Monday, 05 November 2012
Kunle Oderemi examines the row surrounding the report of the Petroleum Revenue Special Task Force submitted to President Goodluck Jonathan last Friday.
They are two of a kind. One is a petrel and the other a typical bureaucrat, reserved but intelligent and thorough. Lately, the two have become part of the catalysts in the re-engineering agenda of the Jonathan administration on the Nigerian project.
Mallam Nuhu Ribadu and Mr. Stephen Oronsaye are not new to national assignments. The former was able to carve a niche for himself as chair of the Economic and Financial Crimes Commission (EFCC), while Oronsaye rose to the exalted Head of Service of the federation.
Fate brought them together under the Petroleum Revenue Special Task Force, which was set up by the government. Their primary task was to painstakingly look into the books of a sector that holds a lot of promise for the country. Yet (it) has become a cesspit of corruption. After weeks of scrutinising tonnes of official documents, the two gladiators are enmeshed in a row. The report of the task force seems to have thrown spanner in the works. Intrigues, melodrama and other theatrics are taking the centre stage to the point of obfuscating the real issue that necessitated the setting up of the task force.
While Ribadu said all the salient issues raised in his report were incontrovertibly true and factual, Oronsaye picked holes in the report, thus raising public concern on the fate of the report. “The FG should take action on issues of outstanding royalties, petroleum revenue tax and various penalties, for example, gas flaring penalties. The companies that are operating in Nigeria today are making huge money from our country. Many of them are going out and investing in other parts of the world. We’ve found out that so many of them, even don’t pay simple thing as royalties. We need the money. We need them here. We need them to continue to do business. But they should also look at us and give us what is certainly our own entitlement,” Ribadu emphasised.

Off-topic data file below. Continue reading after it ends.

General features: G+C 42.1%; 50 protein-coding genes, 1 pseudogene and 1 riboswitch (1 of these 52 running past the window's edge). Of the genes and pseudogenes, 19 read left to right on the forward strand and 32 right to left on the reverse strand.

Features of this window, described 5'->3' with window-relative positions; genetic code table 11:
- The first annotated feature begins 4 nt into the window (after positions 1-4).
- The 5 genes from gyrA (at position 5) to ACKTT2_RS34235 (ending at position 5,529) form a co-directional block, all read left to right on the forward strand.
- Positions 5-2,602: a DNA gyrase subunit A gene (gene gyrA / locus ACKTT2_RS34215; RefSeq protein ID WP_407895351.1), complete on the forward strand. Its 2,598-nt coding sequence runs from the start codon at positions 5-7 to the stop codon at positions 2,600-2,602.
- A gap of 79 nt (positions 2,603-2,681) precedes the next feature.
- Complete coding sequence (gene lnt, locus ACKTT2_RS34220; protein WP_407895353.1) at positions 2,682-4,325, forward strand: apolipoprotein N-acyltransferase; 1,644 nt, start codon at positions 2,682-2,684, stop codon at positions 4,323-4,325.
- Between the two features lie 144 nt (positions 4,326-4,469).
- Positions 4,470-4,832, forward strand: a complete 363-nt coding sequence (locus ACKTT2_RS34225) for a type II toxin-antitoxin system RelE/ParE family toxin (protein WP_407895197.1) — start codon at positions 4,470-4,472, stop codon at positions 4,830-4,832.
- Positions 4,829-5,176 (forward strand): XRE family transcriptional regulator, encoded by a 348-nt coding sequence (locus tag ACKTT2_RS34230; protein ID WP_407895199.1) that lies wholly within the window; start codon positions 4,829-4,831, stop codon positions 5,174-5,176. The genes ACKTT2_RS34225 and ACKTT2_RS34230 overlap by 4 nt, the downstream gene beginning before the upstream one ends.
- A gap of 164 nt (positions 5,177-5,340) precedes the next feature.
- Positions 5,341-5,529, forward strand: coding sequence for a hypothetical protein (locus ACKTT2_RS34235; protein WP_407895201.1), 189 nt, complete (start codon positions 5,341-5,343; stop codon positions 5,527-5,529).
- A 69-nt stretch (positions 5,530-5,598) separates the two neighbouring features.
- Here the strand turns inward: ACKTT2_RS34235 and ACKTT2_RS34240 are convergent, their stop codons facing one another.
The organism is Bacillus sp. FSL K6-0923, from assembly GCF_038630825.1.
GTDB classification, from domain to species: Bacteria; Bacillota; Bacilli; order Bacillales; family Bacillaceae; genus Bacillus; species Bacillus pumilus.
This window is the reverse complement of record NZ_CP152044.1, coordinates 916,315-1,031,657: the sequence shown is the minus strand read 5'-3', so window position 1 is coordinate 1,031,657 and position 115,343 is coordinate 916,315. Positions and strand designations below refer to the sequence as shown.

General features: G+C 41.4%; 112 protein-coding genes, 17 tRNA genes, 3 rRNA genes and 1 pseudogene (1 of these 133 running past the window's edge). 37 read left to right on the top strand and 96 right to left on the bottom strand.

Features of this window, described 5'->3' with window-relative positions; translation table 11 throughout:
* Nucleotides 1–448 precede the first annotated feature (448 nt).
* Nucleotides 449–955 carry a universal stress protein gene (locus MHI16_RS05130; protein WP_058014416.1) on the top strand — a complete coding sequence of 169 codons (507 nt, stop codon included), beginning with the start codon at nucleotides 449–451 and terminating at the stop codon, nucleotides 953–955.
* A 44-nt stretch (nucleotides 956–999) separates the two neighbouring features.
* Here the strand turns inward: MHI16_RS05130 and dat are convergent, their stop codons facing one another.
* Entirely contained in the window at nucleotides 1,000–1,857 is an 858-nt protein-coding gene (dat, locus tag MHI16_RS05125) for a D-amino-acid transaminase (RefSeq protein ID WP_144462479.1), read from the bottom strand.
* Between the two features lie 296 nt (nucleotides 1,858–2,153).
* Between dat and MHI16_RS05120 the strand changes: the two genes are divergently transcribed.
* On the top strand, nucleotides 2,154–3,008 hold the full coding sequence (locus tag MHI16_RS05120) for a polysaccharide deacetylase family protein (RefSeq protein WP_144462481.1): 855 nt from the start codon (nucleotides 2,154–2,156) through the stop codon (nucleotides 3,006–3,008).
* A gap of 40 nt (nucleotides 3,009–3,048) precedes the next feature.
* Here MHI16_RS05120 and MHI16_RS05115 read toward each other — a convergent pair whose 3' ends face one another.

The flip side of Ribadu is controversy. His role as czar was shrouded in controversies, especially after his exit as EFCC chair. His adventure into party politics has equally elicited much controversy. Oronsaye also shares a similar attribute at least, going by the fallout of one of the major national assignments he handled in the past. He headed the Committee on the Restructuring and Rationalisation of Federal Government Parastatals, Commissions and Agencies which, in its 800-page report, recommended the reduction of statutory agencies of government from 263 to 161 and the scrapping of 38 agencies, including EFCC, as well as the merger of 52 and reversal of 14 to departments in ministries. Ribadu is not imbue from controversy. Since he retired in November 2010, Oronsaye has served as a member of the Presidential Committee on the Review of the Reform Processes in the Nigerian Public Service. It was headed by Alhaji Adamu Fika. He was made head of an eight-man committee that X-rayed the operations of the Niger Delta Development Commission (NDDC), which recommended the dissolution of the commission’s board and the eventual removal of NDDC chairman. On February, 7, 2012, the government named Oronsaye the deputy chairman of the 17-member Petroleum Revenue Special Task Force headed by Ribadu to “enhance probity and accountability in operations of the Petroleum Industry.